Making Robust Decisions

René Doff

The risks faced by an organisation can generally change for two reasons: due to the external environment and by internal processes. External changes that change financial markets can, for instance, be from a catastrophic event, new government policies or the ethical preferences of the general public. Internal changes are mostly due to deliberate decisions, provided we run a well-governed organisation. Examples here are decisions to change the asset allocation, or launch a new product, regular price updates, optimising the liquidity buffer or setting up a new communication strategy.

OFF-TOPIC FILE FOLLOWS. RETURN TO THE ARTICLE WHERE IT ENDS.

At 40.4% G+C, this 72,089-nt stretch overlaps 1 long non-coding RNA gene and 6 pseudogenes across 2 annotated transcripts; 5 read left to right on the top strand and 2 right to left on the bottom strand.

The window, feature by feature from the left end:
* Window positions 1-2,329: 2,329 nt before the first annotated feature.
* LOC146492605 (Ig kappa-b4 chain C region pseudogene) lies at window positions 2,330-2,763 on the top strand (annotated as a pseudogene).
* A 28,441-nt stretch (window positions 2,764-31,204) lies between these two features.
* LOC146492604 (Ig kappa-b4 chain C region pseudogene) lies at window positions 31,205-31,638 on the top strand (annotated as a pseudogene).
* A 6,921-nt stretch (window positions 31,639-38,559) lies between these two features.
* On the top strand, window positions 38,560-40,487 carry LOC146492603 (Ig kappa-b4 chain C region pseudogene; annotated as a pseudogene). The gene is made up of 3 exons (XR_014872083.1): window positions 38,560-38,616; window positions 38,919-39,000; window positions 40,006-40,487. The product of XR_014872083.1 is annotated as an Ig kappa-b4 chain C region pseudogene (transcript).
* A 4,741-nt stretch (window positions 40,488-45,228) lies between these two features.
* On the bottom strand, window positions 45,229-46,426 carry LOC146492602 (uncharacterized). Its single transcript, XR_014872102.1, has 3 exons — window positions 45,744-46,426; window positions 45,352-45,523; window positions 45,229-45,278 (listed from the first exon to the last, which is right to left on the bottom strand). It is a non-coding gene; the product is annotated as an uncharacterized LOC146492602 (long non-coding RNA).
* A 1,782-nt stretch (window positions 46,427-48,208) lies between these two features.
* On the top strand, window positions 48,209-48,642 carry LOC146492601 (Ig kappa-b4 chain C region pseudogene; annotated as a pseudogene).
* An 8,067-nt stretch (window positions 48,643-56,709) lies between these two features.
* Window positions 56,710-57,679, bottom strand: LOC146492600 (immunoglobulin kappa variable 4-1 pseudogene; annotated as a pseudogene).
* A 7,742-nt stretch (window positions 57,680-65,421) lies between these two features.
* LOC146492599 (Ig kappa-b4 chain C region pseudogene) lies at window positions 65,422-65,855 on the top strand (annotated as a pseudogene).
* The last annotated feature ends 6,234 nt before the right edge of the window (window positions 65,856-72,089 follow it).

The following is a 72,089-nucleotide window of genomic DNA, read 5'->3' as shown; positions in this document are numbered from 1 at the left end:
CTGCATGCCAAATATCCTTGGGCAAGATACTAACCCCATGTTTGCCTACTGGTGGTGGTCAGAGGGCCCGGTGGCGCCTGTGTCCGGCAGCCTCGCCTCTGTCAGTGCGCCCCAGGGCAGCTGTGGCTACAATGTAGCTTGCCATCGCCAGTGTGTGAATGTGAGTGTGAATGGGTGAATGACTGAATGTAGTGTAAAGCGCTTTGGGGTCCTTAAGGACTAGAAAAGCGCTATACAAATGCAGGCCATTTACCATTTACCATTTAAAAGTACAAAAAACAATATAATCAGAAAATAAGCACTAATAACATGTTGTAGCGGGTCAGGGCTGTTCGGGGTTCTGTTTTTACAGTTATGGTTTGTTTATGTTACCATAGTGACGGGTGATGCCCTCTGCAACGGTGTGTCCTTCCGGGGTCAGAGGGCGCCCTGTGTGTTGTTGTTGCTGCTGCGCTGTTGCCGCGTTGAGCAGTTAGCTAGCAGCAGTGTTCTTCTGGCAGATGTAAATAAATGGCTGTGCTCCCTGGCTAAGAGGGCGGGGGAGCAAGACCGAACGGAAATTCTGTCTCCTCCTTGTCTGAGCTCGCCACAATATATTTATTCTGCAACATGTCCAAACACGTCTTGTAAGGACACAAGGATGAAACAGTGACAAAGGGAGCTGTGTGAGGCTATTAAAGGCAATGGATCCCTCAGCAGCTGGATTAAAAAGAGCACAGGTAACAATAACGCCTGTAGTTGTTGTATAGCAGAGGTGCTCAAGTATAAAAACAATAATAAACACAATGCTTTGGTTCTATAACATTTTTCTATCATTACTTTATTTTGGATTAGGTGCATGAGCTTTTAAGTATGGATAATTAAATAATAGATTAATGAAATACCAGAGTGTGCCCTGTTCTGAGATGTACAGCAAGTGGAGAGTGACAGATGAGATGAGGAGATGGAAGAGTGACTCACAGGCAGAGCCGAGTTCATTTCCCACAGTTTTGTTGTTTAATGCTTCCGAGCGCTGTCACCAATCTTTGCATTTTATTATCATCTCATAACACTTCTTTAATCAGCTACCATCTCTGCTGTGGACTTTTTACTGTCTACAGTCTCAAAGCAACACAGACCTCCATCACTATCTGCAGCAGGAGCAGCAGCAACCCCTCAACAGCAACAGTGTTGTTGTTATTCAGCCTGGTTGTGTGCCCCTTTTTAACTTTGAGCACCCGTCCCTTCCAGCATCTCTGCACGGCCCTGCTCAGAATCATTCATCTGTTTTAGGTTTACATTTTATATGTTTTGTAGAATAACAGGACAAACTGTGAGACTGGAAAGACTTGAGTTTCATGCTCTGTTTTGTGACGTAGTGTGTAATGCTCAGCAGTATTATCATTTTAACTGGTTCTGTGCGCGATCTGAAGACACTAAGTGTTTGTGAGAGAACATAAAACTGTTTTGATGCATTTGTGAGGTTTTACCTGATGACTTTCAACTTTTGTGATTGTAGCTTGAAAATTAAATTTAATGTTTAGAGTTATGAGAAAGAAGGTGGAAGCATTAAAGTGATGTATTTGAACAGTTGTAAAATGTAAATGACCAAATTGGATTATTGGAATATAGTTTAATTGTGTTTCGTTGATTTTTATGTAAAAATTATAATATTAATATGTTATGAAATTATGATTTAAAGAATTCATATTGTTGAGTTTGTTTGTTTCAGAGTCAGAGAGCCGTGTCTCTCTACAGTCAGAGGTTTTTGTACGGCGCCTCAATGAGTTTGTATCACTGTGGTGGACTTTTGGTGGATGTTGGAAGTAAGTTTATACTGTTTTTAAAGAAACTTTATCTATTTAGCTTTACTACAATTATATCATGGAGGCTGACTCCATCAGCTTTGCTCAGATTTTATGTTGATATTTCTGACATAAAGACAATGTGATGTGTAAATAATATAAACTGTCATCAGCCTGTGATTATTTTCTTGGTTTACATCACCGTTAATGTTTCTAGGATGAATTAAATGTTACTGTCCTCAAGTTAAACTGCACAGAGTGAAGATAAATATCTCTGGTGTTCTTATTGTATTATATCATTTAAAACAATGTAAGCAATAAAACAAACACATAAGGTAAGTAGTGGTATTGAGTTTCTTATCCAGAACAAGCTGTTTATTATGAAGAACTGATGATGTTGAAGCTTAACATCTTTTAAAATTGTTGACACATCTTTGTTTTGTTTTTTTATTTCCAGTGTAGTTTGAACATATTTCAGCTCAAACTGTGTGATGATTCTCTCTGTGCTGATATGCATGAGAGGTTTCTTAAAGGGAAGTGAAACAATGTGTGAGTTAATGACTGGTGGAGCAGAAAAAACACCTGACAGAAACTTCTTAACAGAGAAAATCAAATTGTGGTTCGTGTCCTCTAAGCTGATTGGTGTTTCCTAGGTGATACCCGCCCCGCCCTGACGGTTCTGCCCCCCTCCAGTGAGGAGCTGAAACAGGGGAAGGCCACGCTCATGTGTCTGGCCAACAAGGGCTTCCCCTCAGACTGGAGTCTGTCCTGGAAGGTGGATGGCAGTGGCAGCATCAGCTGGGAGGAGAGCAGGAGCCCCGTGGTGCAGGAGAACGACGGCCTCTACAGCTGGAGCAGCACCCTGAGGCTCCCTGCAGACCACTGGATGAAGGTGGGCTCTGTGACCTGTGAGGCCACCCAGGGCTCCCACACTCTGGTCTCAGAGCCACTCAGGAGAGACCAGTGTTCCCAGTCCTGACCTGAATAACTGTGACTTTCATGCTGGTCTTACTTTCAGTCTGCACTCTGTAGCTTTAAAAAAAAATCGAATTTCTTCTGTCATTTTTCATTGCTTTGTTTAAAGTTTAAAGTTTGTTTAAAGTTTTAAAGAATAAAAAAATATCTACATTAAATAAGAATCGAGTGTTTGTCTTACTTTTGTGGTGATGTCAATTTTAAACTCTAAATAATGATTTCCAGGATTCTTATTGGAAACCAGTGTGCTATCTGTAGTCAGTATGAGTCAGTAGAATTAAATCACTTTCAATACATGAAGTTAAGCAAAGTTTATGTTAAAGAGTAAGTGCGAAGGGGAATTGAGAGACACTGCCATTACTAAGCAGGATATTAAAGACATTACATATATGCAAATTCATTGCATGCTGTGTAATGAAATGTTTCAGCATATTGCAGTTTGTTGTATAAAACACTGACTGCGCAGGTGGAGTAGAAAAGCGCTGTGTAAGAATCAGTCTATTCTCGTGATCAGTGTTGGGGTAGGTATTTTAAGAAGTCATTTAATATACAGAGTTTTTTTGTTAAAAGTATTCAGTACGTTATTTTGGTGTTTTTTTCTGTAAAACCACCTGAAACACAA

Both types of cases require decision-making. Decisions can be well-founded, properly organised or more implicit. It is good to be aware of the changes in risk profile that any business decision can cause. The distinction between external and internal changes in the risk profile is useful – after all, external changes happen to us, and we don’t normally have an opportunity to influence the event itself. This requires a continuous monitoring of the external environment. A good risk manager understands that the consequences of an event should be managed by decisions to mitigate the risks.


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